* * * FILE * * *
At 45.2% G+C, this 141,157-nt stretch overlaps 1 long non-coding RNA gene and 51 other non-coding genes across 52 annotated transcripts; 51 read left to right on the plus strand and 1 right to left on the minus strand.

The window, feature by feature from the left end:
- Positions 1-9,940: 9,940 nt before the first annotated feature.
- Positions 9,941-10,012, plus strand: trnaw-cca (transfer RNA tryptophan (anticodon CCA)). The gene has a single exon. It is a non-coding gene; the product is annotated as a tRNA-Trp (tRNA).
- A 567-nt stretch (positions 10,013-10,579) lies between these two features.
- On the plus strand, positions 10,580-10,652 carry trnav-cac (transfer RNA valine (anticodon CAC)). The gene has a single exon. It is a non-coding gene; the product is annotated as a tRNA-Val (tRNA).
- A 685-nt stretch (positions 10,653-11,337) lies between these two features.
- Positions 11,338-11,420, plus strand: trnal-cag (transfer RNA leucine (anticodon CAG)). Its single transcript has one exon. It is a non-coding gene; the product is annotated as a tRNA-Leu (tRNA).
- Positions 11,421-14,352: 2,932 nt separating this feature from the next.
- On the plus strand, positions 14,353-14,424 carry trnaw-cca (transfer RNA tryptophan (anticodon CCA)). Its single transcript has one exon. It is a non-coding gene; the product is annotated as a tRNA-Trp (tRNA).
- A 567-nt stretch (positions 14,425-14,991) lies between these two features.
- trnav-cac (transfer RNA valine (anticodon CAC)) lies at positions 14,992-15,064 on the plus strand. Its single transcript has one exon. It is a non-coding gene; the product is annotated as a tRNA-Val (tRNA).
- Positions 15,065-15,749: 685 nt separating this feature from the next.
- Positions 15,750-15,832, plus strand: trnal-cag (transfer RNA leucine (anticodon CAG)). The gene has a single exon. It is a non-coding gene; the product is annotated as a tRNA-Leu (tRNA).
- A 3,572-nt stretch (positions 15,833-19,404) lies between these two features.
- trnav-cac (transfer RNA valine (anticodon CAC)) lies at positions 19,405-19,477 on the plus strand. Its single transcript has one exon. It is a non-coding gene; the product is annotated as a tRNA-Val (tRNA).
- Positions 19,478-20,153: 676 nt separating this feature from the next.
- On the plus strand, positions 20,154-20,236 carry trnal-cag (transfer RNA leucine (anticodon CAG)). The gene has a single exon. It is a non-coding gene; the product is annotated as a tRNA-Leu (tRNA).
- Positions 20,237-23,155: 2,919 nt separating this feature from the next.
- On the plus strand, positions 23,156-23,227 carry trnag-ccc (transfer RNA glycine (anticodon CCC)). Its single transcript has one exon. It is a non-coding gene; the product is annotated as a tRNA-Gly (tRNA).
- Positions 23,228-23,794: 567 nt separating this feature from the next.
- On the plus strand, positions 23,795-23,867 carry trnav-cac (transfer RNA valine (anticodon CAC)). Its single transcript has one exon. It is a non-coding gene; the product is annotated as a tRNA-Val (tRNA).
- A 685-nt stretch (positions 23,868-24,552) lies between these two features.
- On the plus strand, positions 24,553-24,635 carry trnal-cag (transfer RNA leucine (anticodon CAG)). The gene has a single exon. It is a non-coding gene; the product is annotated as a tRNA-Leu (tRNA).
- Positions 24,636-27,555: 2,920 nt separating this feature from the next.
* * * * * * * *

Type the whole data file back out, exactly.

At 45.2% G+C, this 141,157-nt stretch overlaps 1 long non-coding RNA gene and 51 other non-coding genes across 52 annotated transcripts; 51 read left to right on the plus strand and 1 right to left on the minus strand.

The window, feature by feature from the left end:
- Positions 1-9,940: 9,940 nt before the first annotated feature.
- Positions 9,941-10,012, plus strand: trnaw-cca (transfer RNA tryptophan (anticodon CCA)). The gene has a single exon. It is a non-coding gene; the product is annotated as a tRNA-Trp (tRNA).
- A 567-nt stretch (positions 10,013-10,579) lies between these two features.
- On the plus strand, positions 10,580-10,652 carry trnav-cac (transfer RNA valine (anticodon CAC)). The gene has a single exon. It is a non-coding gene; the product is annotated as a tRNA-Val (tRNA).
- A 685-nt stretch (positions 10,653-11,337) lies between these two features.
- Positions 11,338-11,420, plus strand: trnal-cag (transfer RNA leucine (anticodon CAG)). Its single transcript has one exon. It is a non-coding gene; the product is annotated as a tRNA-Leu (tRNA).
- Positions 11,421-14,352: 2,932 nt separating this feature from the next.
- On the plus strand, positions 14,353-14,424 carry trnaw-cca (transfer RNA tryptophan (anticodon CCA)). Its single transcript has one exon. It is a non-coding gene; the product is annotated as a tRNA-Trp (tRNA).
- A 567-nt stretch (positions 14,425-14,991) lies between these two features.
- trnav-cac (transfer RNA valine (anticodon CAC)) lies at positions 14,992-15,064 on the plus strand. Its single transcript has one exon. It is a non-coding gene; the product is annotated as a tRNA-Val (tRNA).
- Positions 15,065-15,749: 685 nt separating this feature from the next.
- Positions 15,750-15,832, plus strand: trnal-cag (transfer RNA leucine (anticodon CAG)). The gene has a single exon. It is a non-coding gene; the product is annotated as a tRNA-Leu (tRNA).
- A 3,572-nt stretch (positions 15,833-19,404) lies between these two features.
- trnav-cac (transfer RNA valine (anticodon CAC)) lies at positions 19,405-19,477 on the plus strand. Its single transcript has one exon. It is a non-coding gene; the product is annotated as a tRNA-Val (tRNA).
- Positions 19,478-20,153: 676 nt separating this feature from the next.
- On the plus strand, positions 20,154-20,236 carry trnal-cag (transfer RNA leucine (anticodon CAG)). The gene has a single exon. It is a non-coding gene; the product is annotated as a tRNA-Leu (tRNA).
- Positions 20,237-23,155: 2,919 nt separating this feature from the next.
- On the plus strand, positions 23,156-23,227 carry trnag-ccc (transfer RNA glycine (anticodon CCC)). Its single transcript has one exon. It is a non-coding gene; the product is annotated as a tRNA-Gly (tRNA).
- Positions 23,228-23,794: 567 nt separating this feature from the next.
- On the plus strand, positions 23,795-23,867 carry trnav-cac (transfer RNA valine (anticodon CAC)). Its single transcript has one exon. It is a non-coding gene; the product is annotated as a tRNA-Val (tRNA).
- A 685-nt stretch (positions 23,868-24,552) lies between these two features.
- On the plus strand, positions 24,553-24,635 carry trnal-cag (transfer RNA leucine (anticodon CAG)). The gene has a single exon. It is a non-coding gene; the product is annotated as a tRNA-Leu (tRNA).
- Positions 24,636-27,555: 2,920 nt separating this feature from the next.